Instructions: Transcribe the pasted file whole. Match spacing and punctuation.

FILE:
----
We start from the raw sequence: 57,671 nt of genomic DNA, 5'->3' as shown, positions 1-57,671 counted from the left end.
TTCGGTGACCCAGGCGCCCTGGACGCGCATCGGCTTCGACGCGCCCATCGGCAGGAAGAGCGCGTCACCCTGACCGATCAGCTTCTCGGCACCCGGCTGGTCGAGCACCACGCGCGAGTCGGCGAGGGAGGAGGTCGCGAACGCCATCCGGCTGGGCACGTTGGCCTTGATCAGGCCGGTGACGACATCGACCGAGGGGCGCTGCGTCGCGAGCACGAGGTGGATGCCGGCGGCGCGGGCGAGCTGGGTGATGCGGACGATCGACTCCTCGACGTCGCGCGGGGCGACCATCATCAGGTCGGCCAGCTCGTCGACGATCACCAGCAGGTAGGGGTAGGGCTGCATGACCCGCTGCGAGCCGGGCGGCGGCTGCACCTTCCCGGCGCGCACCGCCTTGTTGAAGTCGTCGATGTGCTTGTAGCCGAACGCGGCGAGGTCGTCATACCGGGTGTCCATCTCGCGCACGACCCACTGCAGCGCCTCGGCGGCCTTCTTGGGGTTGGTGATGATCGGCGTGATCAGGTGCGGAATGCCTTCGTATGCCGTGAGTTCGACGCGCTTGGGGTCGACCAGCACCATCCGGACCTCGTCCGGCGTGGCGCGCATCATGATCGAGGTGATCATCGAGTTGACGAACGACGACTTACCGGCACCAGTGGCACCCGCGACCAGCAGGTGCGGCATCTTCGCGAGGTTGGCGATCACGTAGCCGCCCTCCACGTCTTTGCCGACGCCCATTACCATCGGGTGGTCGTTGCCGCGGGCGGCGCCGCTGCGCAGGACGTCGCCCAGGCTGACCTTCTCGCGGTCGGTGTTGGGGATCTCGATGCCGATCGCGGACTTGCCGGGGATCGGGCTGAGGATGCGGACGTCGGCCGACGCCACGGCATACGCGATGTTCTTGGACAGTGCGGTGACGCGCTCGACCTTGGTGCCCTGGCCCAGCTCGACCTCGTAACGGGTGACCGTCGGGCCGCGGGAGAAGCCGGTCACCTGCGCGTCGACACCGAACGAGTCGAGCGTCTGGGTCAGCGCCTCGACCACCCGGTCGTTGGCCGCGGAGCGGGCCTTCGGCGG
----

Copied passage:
We start from the raw sequence: 57,671 nt of genomic DNA, 5'->3' as shown, positions 1-57,671 counted from the left end.
TTCGGTGACCCAGGCGCCCTGGACGCGCATCGGCTTCGACGCGCCCATCGGCAGGAAGAGCGCGTCACCCTGACCGATCAGCTTCTCGGCACCCGGCTGGTCGAGCACCACGCGCGAGTCGGCGAGGGAGGAGGTCGCGAACGCCATCCGGCTGGGCACGTTGGCCTTGATCAGGCCGGTGACGACATCGACCGAGGGGCGCTGCGTCGCGAGCACGAGGTGGATGCCGGCGGCGCGGGCGAGCTGGGTGATGCGGACGATCGACTCCTCGACGTCGCGCGGGGCGACCATCATCAGGTCGGCCAGCTCGTCGACGATCACCAGCAGGTAGGGGTAGGGCTGCATGACCCGCTGCGAGCCGGGCGGCGGCTGCACCTTCCCGGCGCGCACCGCCTTGTTGAAGTCGTCGATGTGCTTGTAGCCGAACGCGGCGAGGTCGTCATACCGGGTGTCCATCTCGCGCACGACCCACTGCAGCGCCTCGGCGGCCTTCTTGGGGTTGGTGATGATCGGCGTGATCAGGTGCGGAATGCCTTCGTATGCCGTGAGTTCGACGCGCTTGGGGTCGACCAGCACCATCCGGACCTCGTCCGGCGTGGCGCGCATCATGATCGAGGTGATCATCGAGTTGACGAACGACGACTTACCGGCACCAGTGGCACCCGCGACCAGCAGGTGCGGCATCTTCGCGAGGTTGGCGATCACGTAGCCGCCCTCCACGTCTTTGCCGACGCCCATTACCATCGGGTGGTCGTTGCCGCGGGCGGCGCCGCTGCGCAGGACGTCGCCCAGGCTGACCTTCTCGCGGTCGGTGTTGGGGATCTCGATGCCGATCGCGGACTTGCCGGGGATCGGGCTGAGGATGCGGACGTCGGCCGACGCCACGGCATACGCGATGTTCTTGGACAGTGCGGTGACGCGCTCGACCTTGGTGCCCTGGCCCAGCTCGACCTCGTAACGGGTGACCGTCGGGCCGCGGGAGAAGCCGGTCACCTGCGCGTCGACACCGAACGAGTCGAGCGTCTGGGTCAGCGCCTCGACCACCCGGTCGTTGGCCGCGGAGCGGGCCTTCGGCGG